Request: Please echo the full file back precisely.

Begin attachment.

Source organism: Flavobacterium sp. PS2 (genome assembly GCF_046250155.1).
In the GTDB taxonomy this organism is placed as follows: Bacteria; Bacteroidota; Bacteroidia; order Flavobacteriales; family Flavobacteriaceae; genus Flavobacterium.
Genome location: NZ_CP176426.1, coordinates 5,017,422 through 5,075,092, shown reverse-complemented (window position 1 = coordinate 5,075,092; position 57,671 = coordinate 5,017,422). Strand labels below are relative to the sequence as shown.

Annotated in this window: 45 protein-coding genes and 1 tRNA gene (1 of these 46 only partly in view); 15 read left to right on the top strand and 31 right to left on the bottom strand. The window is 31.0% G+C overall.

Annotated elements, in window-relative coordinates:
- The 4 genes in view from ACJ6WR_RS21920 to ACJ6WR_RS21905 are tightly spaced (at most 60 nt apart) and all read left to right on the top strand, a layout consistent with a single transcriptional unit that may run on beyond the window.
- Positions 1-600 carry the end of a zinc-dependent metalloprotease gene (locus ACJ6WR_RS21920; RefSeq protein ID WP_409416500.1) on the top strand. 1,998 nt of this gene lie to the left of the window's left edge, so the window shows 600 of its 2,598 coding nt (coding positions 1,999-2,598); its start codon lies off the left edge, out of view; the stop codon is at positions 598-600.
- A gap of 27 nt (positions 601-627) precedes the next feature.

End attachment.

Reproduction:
Source organism: Flavobacterium sp. PS2 (genome assembly GCF_046250155.1).
In the GTDB taxonomy this organism is placed as follows: Bacteria; Bacteroidota; Bacteroidia; order Flavobacteriales; family Flavobacteriaceae; genus Flavobacterium.
Genome location: NZ_CP176426.1, coordinates 5,017,422 through 5,075,092, shown reverse-complemented (window position 1 = coordinate 5,075,092; position 57,671 = coordinate 5,017,422). Strand labels below are relative to the sequence as shown.

Annotated in this window: 45 protein-coding genes and 1 tRNA gene (1 of these 46 only partly in view); 15 read left to right on the top strand and 31 right to left on the bottom strand. The window is 31.0% G+C overall.

Annotated elements, in window-relative coordinates:
- The 4 genes in view from ACJ6WR_RS21920 to ACJ6WR_RS21905 are tightly spaced (at most 60 nt apart) and all read left to right on the top strand, a layout consistent with a single transcriptional unit that may run on beyond the window.
- Positions 1-600 carry the end of a zinc-dependent metalloprotease gene (locus ACJ6WR_RS21920; RefSeq protein ID WP_409416500.1) on the top strand. 1,998 nt of this gene lie to the left of the window's left edge, so the window shows 600 of its 2,598 coding nt (coding positions 1,999-2,598); its start codon lies off the left edge, out of view; the stop codon is at positions 598-600.
- A gap of 27 nt (positions 601-627) precedes the next feature.